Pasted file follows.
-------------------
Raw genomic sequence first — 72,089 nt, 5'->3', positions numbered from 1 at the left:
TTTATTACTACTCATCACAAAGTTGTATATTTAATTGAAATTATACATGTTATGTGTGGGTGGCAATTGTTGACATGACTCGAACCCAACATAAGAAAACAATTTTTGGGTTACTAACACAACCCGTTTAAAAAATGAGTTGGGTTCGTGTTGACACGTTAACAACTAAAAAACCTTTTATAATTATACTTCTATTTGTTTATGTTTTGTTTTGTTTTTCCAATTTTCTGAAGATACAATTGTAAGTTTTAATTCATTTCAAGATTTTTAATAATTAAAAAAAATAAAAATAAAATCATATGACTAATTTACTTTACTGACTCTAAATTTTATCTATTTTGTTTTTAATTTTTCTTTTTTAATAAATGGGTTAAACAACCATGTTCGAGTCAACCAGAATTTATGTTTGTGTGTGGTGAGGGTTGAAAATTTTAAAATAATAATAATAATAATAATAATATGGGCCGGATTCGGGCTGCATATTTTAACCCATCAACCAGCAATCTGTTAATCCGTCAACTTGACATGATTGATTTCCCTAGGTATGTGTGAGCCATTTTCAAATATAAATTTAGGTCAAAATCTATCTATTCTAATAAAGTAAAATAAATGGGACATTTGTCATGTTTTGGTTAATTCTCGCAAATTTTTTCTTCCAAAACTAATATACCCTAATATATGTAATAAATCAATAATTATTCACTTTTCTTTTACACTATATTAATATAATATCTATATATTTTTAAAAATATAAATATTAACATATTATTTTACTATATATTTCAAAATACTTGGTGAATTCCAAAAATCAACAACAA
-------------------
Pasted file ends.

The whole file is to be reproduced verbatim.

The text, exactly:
Raw genomic sequence first — 72,089 nt, 5'->3', positions numbered from 1 at the left:
TTTATTACTACTCATCACAAAGTTGTATATTTAATTGAAATTATACATGTTATGTGTGGGTGGCAATTGTTGACATGACTCGAACCCAACATAAGAAAACAATTTTTGGGTTACTAACACAACCCGTTTAAAAAATGAGTTGGGTTCGTGTTGACACGTTAACAACTAAAAAACCTTTTATAATTATACTTCTATTTGTTTATGTTTTGTTTTGTTTTTCCAATTTTCTGAAGATACAATTGTAAGTTTTAATTCATTTCAAGATTTTTAATAATTAAAAAAAATAAAAATAAAATCATATGACTAATTTACTTTACTGACTCTAAATTTTATCTATTTTGTTTTTAATTTTTCTTTTTTAATAAATGGGTTAAACAACCATGTTCGAGTCAACCAGAATTTATGTTTGTGTGTGGTGAGGGTTGAAAATTTTAAAATAATAATAATAATAATAATAATATGGGCCGGATTCGGGCTGCATATTTTAACCCATCAACCAGCAATCTGTTAATCCGTCAACTTGACATGATTGATTTCCCTAGGTATGTGTGAGCCATTTTCAAATATAAATTTAGGTCAAAATCTATCTATTCTAATAAAGTAAAATAAATGGGACATTTGTCATGTTTTGGTTAATTCTCGCAAATTTTTTCTTCCAAAACTAATATACCCTAATATATGTAATAAATCAATAATTATTCACTTTTCTTTTACACTATATTAATATAATATCTATATATTTTTAAAAATATAAATATTAACATATTATTTTACTATATATTTCAAAATACTTGGTGAATTCCAAAAATCAACAACAA